Nicci Green from Articolo lighting
We finally made it to the Articolo showroom in Richmond and unsurprisingly we were blown away (pun intended) to see Nicci Green’s gorgeous range of mouth-blown lighting, lamps, pendants and wall sconces in the flesh. The setting for her creative process is the beautiful and carefully considered space designed by David Goss of Studio Goss, and it's definitely worth having a look if you get the chance.
Through Nicci’s unique bold style and mastery over her materials she balances playful individuality with restrained elegance in every piece. One thing I’ve always loved about Nicci Green’s range is that each piece has its own voice and often each piece is visually quite different from the next, but all her works are unified by Nicci’s timeless, great design and respect for her materials.
It’s no wonder that she has been so successful in her career so far, and it was a delight to get to know her and her creative process a little better. We’re sure you will enjoy this Q&A, and we recommend checking out her range and even making an appointment to see it in person at her stunning Richmond showroom.
MM: What initially drew you to lighting?
NG: At time the time of starting Articolo, designing and manufacturing lighting in Australia was quite uncommon, with most of the high-end decorative lighting coming out of Europe and the United States. I didn’t know anything about lighting – which in hindsight, is perhaps a blessing as I may never have embarked on this journey had I been aware of the challenges. I’ve never been formerly trained in design, and as I don’t come from a lighting background, I’m not restricted by a traditional approach. For me lighting is an innate process, informed by the way I see the world and my vast life experiences.
MM: What inspires you?
NG: My inspiration is my passion for and experience in design – initially food styling, and later interior design and product design. This has informed the direction of Articolo, where my love for design that is both contemporary and timeless has been realised through form. I sought to design lighting that was easy to live with: both decorative and functional. Each piece must provide soul through shadow play, with a unique handwriting and sensibility that sets Articolo apart. Inspiring this design brief that I created for myself – and for Articolo – was a desire to design products for a global market, bridging my passion for creating with my love of travel.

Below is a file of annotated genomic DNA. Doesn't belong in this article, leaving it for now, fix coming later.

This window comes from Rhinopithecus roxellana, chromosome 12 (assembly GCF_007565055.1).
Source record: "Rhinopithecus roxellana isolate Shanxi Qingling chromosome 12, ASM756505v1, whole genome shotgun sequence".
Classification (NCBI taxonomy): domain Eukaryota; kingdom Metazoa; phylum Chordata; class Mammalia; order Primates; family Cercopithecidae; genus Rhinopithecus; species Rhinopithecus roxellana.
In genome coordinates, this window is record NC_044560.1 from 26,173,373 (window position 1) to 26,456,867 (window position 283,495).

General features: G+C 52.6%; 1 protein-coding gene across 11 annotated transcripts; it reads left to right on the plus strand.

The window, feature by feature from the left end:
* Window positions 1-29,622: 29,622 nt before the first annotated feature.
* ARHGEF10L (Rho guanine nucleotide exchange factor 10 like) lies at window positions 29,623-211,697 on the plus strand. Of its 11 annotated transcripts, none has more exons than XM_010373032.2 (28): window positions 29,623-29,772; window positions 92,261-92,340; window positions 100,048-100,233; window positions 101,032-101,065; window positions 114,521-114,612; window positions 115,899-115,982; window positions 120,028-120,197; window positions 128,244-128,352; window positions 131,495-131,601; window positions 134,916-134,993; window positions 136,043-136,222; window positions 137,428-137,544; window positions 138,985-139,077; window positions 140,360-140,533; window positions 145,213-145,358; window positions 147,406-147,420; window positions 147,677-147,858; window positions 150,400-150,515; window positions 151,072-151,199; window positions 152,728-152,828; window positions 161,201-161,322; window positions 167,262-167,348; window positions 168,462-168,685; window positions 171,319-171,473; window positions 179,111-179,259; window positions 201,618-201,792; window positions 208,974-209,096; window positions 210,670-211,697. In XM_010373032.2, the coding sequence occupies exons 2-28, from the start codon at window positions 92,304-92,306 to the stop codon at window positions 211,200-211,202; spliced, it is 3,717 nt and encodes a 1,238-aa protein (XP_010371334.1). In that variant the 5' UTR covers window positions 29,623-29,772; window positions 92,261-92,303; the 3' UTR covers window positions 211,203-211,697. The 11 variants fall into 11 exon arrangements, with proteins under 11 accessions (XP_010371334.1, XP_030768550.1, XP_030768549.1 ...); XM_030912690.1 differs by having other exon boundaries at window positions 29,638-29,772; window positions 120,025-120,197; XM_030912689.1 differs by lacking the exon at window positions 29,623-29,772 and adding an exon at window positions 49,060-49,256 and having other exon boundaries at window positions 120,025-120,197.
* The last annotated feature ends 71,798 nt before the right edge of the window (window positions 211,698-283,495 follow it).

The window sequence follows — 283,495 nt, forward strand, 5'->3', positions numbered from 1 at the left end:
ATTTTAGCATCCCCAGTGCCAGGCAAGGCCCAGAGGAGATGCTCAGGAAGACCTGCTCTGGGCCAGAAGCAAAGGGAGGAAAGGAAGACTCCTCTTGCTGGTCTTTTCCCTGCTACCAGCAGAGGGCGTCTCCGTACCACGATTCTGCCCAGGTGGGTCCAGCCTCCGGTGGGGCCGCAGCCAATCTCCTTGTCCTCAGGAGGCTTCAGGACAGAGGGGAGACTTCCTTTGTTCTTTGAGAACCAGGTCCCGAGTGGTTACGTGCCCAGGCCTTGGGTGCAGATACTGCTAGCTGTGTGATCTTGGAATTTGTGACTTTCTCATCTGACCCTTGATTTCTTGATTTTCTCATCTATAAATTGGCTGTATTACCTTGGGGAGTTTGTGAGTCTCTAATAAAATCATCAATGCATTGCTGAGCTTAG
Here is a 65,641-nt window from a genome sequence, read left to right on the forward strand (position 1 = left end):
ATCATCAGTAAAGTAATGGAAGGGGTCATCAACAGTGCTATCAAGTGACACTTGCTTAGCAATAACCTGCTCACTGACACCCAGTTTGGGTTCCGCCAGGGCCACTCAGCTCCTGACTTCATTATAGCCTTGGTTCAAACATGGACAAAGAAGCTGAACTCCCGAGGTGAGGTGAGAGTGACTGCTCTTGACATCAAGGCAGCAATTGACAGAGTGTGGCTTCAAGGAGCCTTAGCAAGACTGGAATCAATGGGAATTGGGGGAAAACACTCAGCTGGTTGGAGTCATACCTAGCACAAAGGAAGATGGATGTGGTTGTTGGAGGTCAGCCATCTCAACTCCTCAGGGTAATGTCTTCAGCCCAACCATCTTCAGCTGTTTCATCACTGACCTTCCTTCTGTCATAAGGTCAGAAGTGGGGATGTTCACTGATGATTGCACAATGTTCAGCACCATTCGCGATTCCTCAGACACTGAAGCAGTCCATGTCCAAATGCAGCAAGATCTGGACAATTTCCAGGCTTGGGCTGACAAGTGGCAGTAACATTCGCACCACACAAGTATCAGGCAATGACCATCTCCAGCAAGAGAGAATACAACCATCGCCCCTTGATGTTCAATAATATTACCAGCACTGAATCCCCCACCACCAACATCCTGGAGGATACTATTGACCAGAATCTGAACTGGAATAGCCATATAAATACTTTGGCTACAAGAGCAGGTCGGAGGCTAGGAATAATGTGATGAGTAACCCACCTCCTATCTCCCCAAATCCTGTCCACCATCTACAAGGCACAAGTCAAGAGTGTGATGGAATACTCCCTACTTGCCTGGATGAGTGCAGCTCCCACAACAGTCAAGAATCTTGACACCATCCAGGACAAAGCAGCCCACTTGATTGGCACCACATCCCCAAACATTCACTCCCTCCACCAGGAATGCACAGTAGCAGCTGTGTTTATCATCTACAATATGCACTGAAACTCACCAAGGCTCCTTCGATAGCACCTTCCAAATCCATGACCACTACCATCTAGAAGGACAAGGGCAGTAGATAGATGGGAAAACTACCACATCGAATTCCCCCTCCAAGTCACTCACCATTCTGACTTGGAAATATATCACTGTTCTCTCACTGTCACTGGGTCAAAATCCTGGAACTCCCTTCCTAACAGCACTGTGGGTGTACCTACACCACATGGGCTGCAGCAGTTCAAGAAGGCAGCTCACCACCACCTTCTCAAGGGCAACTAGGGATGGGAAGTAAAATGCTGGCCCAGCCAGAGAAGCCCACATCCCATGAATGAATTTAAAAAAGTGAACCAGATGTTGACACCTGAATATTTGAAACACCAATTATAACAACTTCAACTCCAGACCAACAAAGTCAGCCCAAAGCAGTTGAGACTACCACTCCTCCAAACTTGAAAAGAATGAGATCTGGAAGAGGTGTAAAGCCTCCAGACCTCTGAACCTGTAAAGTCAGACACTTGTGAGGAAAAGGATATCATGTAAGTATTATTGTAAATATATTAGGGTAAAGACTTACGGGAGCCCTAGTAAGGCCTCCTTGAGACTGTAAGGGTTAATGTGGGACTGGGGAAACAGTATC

MM: What project are you most proud of?
NG: Most recently, the opening of new showroom and studio. We were driven by a desire to showcase our lighting within a space more akin to a gallery than a traditional showroom. The result represents my vision for how Articolo pieces beautifully intersect with interior spaces. Working with architect David Goss of Studio Goss, the existing floorplan was adapted through the repositioning of existing walls, to create a cohesive sequence of spaces that tell the varied stories of our lighting. I feel privileged and proud to welcome clients to this beautiful space, and to work in it every day.
MM: What has been the most unexpected moment in your career?
NG: I am humbled by the attention Articolo is attracting from all around the world. We are passionate about designing products that are considered and of the highest quality, and to see them specified by clients such as Tiffany & Co, Nobu and the Grand Hyatt is incredibly rewarding and motivating.
MM: Did you grow up in a creative household?
NG: Interestingly, my family is quite creative. My aunt was a sculpture and potter, and an uncle on my mother’s side was also an artist. On my father’s side, both my cousin and uncle are artists. My father is also an exceptional woodworker, so you could definitely say I grew up in a creative environment.
MM: How has technology changed the way you work?
NG: It hasn’t. I’m a technophobe and old school so I still draw everything by hand.
MM: What advice would you give a young designer? What advice would you give an old designer?
NG: Regardless of age, I would encourage everyone to never put a limit on his or her dreams. With or without training and qualifications, you can achieve anything you set your mind to.
MM: What are your hopes for the next few years?
NG:We are so excited to be opening our first international showroom in New York in the not too distant future. I’m confident it will be the first of many in key locations around the globe. We’re also exploring the world of furniture as an extension of our core lighting proposition. It’s a thrilling time.
MM: Can you recommend a good read and/or a playlist?
NG: I recently finished reading ‘Sunflower’ by Simon Wiesenthal, which makes you wrestle with a question about forgiveness. And I love ‘365 Days of Wonder’, which is a collection of quotes and wise words, one for every day of the year. I have given this book to my son and many of my friend’s children. It is a great reminder and reference for what’s important in life.
MM: What do you do to relax?
NG: I love cooking for friends and family, and I also love to go for long walks. Being out in nature is both calming and inspiring, especially after a long week in the studio.
MM: What can’t you live without?
NG: I couldn’t live without my son, my friends and family – or my endless library of architecture and design books.